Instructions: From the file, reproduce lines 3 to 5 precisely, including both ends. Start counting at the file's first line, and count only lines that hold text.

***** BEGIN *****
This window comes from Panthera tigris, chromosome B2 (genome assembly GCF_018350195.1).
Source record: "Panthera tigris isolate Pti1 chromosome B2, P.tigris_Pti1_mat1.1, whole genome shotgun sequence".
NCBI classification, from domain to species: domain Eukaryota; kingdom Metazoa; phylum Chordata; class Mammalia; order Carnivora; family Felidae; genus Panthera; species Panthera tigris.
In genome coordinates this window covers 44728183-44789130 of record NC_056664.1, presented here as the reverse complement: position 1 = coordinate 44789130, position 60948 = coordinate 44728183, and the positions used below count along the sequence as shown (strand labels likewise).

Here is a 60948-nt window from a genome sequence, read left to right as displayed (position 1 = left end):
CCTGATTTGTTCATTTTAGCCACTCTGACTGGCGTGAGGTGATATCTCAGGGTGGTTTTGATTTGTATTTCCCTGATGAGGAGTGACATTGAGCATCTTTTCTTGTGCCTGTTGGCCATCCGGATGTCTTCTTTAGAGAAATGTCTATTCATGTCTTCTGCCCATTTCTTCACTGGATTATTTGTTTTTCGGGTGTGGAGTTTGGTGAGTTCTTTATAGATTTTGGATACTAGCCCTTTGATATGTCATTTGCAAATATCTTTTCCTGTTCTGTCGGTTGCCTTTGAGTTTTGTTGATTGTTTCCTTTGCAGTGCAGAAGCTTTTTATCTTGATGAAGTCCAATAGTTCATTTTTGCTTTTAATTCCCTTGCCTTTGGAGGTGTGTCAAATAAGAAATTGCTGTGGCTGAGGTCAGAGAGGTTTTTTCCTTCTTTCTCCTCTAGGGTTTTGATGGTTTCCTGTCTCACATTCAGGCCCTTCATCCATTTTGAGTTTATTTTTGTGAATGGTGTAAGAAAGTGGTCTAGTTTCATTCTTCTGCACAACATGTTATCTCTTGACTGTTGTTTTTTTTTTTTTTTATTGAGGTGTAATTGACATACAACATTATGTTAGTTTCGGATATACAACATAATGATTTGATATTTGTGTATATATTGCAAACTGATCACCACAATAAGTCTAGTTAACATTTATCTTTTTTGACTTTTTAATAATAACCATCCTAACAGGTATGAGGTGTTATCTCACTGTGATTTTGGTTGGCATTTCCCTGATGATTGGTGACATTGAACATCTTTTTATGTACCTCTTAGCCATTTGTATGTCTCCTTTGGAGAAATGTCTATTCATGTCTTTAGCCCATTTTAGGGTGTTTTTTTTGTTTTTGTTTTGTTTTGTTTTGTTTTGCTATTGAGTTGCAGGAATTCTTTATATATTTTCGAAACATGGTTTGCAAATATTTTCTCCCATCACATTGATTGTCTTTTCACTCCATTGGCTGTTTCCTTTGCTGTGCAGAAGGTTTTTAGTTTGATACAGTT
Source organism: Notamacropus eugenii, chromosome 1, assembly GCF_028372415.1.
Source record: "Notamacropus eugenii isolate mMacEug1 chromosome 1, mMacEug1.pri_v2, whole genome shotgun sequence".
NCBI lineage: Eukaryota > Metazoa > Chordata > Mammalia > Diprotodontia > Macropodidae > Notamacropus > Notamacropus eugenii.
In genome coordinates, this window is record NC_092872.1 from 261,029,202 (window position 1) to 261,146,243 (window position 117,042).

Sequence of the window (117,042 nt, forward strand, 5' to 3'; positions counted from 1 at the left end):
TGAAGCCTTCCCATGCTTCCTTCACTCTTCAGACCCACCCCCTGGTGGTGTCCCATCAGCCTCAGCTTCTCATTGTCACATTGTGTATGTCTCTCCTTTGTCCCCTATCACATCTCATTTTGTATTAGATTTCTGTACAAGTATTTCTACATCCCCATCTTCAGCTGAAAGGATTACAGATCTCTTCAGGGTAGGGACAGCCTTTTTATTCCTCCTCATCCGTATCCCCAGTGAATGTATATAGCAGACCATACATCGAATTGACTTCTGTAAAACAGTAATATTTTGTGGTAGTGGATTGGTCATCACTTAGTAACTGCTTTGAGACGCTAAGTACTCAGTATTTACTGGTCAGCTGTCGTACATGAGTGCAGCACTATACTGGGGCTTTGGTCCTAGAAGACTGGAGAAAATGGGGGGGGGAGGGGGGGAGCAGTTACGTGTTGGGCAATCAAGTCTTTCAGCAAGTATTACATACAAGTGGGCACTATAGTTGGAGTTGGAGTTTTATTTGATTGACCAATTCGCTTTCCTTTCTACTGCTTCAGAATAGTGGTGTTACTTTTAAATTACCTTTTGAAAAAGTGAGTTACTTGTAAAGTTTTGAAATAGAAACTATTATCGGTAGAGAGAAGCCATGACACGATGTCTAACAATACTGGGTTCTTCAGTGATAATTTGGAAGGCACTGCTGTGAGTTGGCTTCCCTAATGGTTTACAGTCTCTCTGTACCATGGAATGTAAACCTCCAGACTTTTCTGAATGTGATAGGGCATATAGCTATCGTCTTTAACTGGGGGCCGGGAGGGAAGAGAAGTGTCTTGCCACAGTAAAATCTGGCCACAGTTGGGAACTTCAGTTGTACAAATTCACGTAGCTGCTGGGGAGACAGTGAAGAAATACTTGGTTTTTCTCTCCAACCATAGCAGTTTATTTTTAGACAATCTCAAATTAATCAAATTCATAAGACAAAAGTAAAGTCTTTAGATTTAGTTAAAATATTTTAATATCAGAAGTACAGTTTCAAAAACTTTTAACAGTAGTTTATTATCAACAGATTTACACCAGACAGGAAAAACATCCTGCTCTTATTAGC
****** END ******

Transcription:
NCBI classification, from domain to species: domain Eukaryota; kingdom Metazoa; phylum Chordata; class Mammalia; order Carnivora; family Felidae; genus Panthera; species Panthera tigris.
In genome coordinates this window covers 44728183-44789130 of record NC_056664.1, presented here as the reverse complement: position 1 = coordinate 44789130, position 60948 = coordinate 44728183, and the positions used below count along the sequence as shown (strand labels likewise).

Here is a 60948-nt window from a genome sequence, read left to right as displayed (position 1 = left end):